Part I of the book considers the phenomenon of actualized plurality, articulating how individuals realize themselves through enactive performance in a worldly 'appearance-space', and how human activities and 'visibilities' intertwine to 'create differently shaped spaces of meaning' (151). Part II turns to the phenomenon of 'actualizing plurality' itself, understood as a plurality of subjectivities actualizing their individuality via speech and action enacted within shared spaces of political intersubjectivity. Plurality, for Loidolt, does not refer to the mere empirical fact of a diversity of human types or traits; rather, it refers to the manner in which the 'irreducible uniqueness' of each individual is realized within spaces of appearance, forming a collective 'we' that depends upon the expression of unique individuality. Any forms of social-economic life (work) that exclude the actualization of plurality are therefore inimical to human freedom; conversely, social and political arrangements that foster the actualization of human plurality with organized spaces of meaning are to be valorized as furthering human freedom.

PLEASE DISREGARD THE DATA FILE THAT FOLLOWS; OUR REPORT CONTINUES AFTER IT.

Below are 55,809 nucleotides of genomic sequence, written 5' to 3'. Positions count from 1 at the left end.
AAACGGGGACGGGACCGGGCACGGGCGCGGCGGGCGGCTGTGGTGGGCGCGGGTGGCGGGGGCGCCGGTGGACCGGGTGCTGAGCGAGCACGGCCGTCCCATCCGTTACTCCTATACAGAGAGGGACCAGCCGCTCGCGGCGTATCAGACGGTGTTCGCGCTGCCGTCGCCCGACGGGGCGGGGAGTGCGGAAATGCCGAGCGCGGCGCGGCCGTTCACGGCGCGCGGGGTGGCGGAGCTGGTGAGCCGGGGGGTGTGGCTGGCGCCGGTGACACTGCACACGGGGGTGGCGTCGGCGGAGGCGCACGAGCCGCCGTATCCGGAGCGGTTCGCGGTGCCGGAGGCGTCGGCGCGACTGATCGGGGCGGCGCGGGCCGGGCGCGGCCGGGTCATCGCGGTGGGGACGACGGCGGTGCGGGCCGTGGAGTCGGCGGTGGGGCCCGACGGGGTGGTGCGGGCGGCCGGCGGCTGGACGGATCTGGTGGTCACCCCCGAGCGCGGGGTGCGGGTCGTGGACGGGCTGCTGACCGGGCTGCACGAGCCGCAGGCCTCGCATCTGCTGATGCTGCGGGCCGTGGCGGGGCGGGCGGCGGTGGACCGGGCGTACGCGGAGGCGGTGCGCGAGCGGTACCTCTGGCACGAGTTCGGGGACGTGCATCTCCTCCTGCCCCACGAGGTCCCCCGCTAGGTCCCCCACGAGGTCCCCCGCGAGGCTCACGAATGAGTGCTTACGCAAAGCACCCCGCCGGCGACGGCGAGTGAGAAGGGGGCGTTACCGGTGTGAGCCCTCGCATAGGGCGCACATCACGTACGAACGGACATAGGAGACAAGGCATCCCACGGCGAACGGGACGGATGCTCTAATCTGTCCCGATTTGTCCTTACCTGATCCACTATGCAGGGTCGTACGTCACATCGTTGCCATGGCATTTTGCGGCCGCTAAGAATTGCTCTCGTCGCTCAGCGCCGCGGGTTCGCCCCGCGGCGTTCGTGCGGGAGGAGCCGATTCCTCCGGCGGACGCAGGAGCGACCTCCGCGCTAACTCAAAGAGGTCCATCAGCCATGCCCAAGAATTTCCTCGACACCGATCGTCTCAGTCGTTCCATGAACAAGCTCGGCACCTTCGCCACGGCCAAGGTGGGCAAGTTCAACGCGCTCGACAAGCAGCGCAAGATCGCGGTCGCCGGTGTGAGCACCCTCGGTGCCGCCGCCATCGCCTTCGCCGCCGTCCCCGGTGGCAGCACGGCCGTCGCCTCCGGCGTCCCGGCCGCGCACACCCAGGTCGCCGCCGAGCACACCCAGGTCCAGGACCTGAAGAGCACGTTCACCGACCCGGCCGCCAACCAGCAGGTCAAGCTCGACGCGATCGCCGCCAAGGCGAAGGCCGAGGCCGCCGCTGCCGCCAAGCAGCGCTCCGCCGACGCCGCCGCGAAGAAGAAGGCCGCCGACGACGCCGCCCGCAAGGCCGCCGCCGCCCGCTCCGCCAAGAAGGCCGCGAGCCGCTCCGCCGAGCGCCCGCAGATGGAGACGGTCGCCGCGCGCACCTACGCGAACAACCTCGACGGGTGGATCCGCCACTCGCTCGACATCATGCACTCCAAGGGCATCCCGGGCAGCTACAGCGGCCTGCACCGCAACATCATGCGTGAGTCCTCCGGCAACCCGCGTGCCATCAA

Arendt famously claimed that modernity is defined by the collapse of fully-fledged human forms of experience thanks to the 'rise of the social' (dominated by a logic of life/labor and a utilitarian logic of socio-economic work) that eclipses the possibility of genuine speech and action within the political sphere of appearance (or other cultural spaces of meaning). For Loidolt, Arendt's true political philosophy both launches a critique of the tendencies in modernity that are destructive of the realization of human freedom, and offers an alternative model of a revitalized politics that would promote human freedom understood as the actualization of plurality. Again, Loidolt goes to great lengths to demonstrate the phenomenological background (chiefly Husserl and Heidegger) to Arendt's conception of politics as actualized plurality within spaces of appearance. She also uses this phenomenological conception of plurality -- and the idea of actualizing a plural sense of the 'we' -- to counter two critical tendencies in recent Arendt scholarship: the critique of Arendt's alleged 'phenomenological essentialism' (Benhabib), which relies on a straw man version of phenomenology; and the critique of Arendt's anachronistic conception of politics (modeled on the Greek sense of an agon between free citizens within a circumscribed polis). Loidolt challenges the latter for its inadequate account of Arendt's 'modernity' in recognizing the potentials for realizing freedom in the modern world. To be sure, Arendt does criticize the dominance of the logic of socio-economic management as undermining the freedom-actualizing potentialities of political 'spaces of meaning', but she also claims that these are precisely what should be preserved as an antidote to the 'totalitarian' tendencies of both capitalist and communist forms of life.